And we continue with the history of GIN. If you’ve read any of the other spirit blogs (whiskey and vodka) you already know to expect medicinal qualities, over-indulgence and of course…taxation. And gin is no exception.
Gin’s murky history is similar to the other spirits. Some claim that it was produced in some form in the Middle Ages or in more recent times it may have started in Italy, but the first known date for the production of gin is the early 17th century in Holland.
The Dutch produced gin (known then as Genever) as a medicine and sold it in chemist shops to treat ailments like stomach issues, gout and gallstones. To make it a little tastier, they started to flavor it with juniper, known to have medicinal properties of its own.
This Genever was literally burnt “barley wine” or distilled spirits. Dr Sylvius is credited with taking this distilled spirit and flavoring it with the popular seasoning of the day – juniper berries - along with some other botanicals and aromatics and is credited with making it taste better. By 1595 he was selling his product as ‘Genova’.
Genova didn’t become “gin” until it reached England. From about the 1600 - 1800’s, Holland was exporting large quantities of Genever to America and most of Europe. The spirit became especially popular in England and was helped by the arrival of Dutch King William of Orange. The English began producing their own variety of Genever and called it Gin. To them it was a fantastic way to use up the excess grain supply without waste.
As an incredibly cheap drink to produce and with no limits on production, it became the favorite drink of the poor. The effects were widespread as gin was blamed for misery, increasing crime rates, prostitution, madness and an epidemic of intoxication. It was a British Lord who said that all of London swarmed with drunken people from morning till night.
And what comes after the intoxicating disaster? Taxes! Seeing that something had to be done to curb the craziness brought on by cheap, plentiful alcohol, the 1736 Gin Act was put in place. These taxes only stopped the legal forms of gin from being produced. Immediately after the Gin Act, only 2 legit places got licenses to sell gin legally and the rest of the public bought their drink from bootleggers- and ironically gin production increased further. Creative names for these illegal gins ensued and people were soon buying bootlegged “Ladies Delight” and “Cuckhold’s Comfort”.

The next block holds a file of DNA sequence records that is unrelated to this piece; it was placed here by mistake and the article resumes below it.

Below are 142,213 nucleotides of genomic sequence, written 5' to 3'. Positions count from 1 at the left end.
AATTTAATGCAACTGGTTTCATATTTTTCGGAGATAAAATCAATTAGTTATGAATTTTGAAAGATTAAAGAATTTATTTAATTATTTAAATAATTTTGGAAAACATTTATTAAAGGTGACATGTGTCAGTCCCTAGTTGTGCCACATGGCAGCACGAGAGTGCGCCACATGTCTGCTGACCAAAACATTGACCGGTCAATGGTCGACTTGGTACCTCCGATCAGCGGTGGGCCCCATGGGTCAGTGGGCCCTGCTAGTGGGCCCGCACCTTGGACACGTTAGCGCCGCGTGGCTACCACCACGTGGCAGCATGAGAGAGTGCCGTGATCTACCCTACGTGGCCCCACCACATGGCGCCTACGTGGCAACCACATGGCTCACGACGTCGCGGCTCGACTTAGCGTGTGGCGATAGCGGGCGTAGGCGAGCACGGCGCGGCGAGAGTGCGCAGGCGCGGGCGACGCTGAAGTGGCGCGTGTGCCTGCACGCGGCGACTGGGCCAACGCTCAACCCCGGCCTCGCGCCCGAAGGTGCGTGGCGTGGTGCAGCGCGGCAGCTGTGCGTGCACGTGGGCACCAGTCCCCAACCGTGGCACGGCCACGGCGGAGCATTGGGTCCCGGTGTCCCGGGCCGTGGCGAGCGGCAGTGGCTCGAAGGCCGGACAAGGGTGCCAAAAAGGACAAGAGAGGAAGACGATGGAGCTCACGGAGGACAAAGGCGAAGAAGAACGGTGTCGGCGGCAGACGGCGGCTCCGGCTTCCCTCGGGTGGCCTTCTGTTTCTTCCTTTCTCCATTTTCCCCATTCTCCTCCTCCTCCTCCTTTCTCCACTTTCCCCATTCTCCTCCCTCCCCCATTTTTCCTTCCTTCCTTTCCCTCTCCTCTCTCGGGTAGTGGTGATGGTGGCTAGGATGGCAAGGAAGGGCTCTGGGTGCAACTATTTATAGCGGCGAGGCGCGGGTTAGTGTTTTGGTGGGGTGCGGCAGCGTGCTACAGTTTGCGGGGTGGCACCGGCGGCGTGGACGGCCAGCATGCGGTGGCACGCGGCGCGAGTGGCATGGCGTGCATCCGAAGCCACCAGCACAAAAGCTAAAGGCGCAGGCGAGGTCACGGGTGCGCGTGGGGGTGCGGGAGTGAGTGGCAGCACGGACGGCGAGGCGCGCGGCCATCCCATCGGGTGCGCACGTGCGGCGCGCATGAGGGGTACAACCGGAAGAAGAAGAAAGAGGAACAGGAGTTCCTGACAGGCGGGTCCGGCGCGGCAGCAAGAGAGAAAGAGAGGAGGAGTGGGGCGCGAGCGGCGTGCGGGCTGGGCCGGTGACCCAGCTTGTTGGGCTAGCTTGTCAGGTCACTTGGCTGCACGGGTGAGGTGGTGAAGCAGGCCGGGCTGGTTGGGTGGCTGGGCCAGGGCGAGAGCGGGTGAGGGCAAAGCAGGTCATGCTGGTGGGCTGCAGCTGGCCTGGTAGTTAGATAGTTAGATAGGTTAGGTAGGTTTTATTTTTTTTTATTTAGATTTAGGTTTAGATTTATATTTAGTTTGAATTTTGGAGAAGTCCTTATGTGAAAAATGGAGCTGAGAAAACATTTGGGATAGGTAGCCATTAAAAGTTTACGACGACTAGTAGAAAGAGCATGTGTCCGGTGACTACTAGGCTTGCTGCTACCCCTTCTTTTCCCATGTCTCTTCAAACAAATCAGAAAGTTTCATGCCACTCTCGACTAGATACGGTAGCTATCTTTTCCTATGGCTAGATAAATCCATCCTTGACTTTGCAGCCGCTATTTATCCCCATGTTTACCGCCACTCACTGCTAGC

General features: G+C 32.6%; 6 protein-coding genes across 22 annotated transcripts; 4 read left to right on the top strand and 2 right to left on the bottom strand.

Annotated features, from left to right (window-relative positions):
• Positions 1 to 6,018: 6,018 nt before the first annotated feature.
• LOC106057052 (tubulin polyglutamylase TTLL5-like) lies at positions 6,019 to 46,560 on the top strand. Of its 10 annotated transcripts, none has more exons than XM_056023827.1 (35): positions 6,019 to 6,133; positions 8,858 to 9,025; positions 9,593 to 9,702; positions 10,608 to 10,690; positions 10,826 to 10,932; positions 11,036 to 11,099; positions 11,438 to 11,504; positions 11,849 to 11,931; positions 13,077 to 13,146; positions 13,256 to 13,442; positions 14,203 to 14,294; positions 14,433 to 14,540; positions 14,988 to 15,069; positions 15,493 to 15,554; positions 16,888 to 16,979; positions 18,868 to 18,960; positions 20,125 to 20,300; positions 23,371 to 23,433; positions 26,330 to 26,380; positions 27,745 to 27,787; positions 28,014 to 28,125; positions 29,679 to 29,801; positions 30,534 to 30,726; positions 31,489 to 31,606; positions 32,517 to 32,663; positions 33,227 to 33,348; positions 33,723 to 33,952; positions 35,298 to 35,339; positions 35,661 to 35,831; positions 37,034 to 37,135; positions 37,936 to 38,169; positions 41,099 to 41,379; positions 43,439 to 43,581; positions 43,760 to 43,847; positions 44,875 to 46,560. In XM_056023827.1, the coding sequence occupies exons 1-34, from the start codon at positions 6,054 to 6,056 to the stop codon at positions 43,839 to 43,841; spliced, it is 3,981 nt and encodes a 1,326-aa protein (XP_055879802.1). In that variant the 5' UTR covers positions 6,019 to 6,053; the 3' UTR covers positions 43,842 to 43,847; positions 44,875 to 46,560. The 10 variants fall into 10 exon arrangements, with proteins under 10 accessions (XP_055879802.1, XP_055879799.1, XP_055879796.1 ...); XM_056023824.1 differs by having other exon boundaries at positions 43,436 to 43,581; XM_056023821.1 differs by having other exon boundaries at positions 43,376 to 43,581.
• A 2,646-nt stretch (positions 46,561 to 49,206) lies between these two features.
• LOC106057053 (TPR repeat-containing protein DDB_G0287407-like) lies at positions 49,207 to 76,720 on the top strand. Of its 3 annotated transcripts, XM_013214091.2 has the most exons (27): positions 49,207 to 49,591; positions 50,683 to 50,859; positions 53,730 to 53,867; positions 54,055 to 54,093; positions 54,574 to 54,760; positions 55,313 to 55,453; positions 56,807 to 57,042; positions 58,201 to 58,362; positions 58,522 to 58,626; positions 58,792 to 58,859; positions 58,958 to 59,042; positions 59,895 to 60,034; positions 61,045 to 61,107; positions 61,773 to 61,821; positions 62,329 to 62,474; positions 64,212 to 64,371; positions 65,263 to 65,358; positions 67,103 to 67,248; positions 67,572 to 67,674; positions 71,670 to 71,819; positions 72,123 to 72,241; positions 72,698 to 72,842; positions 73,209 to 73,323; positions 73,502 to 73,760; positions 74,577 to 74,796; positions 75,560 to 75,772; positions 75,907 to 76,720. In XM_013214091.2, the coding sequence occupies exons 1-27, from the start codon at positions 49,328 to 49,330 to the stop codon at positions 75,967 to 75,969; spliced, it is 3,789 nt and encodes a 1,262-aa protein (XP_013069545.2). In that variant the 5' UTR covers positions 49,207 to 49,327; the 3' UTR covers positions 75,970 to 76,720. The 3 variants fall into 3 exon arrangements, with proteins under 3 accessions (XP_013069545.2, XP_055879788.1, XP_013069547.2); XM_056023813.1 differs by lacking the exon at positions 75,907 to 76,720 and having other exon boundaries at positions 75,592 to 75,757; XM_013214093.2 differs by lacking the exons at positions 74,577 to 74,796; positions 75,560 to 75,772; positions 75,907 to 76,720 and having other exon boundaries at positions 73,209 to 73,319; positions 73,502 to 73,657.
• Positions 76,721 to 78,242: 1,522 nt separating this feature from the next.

While the gin was still cheap and plentiful, buyers beware! These illegally produced gins were often flavored with turpentine or sulphuric acids rather than the homeopathic juniper berry. Wonder what the additives did to the “madness” civilized people had complained about before?
By 1757 the Gin Craze had all but died out. A series of bad harvests drove grain prices up and people stopped using the lucrative grain for booze and put it towards other endeavors like food. After a time gin had regained its status and was considered once again a drink for the wealthy.
Fun Facts and Tidbits!
- During the plague years, doctors wore masks filled with juniper berries because they thought the plague was spread by bad odors. People began eating juniper, drinking wine infused with juniper, bathing in juniper and covering themselves with juniper oil. This is considered superstition by modern historians, but juniper oil is a natural flea repellent.
- Juniper is still picked wild. The gin industry uses massive amounts of the berries but they are not cultivated. They are typically picked wild by independent workers in Europe and sold to the gin makers.
- Gin and tomato juice was all the rage as a hangover cure in New York City in 1928, years before the vodka-based Bloody Mary made its debut at the King Cole Room in the St. Regis Hotel.
- Early Australian settlers paid for their imported gin with gold dust.
- Global gin sales have reached approximately 47 million cases. The Philippines is the biggest consumer followed by the U.S., Spain and UK.
- There’s dispute on how to drink gin. Some think it is meant only for cocktails while others think it should be sipped and savored for its complexities. Whether mixed or straight, your taste buds have the only opinions that matter.
We have one more Gin trick up our sleeves. There's one more installment of Are You Ready to Tanqueray...the Gin & Tonic.